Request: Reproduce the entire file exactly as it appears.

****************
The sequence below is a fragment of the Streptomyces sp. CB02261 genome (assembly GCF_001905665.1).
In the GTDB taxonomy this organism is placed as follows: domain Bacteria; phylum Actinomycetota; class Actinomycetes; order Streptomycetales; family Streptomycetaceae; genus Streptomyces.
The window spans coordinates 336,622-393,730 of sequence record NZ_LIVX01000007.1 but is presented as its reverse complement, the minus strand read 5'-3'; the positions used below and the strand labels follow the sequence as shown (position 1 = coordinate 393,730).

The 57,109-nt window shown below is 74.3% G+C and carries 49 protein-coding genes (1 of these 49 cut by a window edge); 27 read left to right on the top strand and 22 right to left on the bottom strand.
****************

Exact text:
The sequence below is a fragment of the Streptomyces sp. CB02261 genome (assembly GCF_001905665.1).
In the GTDB taxonomy this organism is placed as follows: domain Bacteria; phylum Actinomycetota; class Actinomycetes; order Streptomycetales; family Streptomycetaceae; genus Streptomyces.
The window spans coordinates 336,622-393,730 of sequence record NZ_LIVX01000007.1 but is presented as its reverse complement, the minus strand read 5'-3'; the positions used below and the strand labels follow the sequence as shown (position 1 = coordinate 393,730).

The 57,109-nt window shown below is 74.3% G+C and carries 49 protein-coding genes (1 of these 49 cut by a window edge); 27 read left to right on the top strand and 22 right to left on the bottom strand.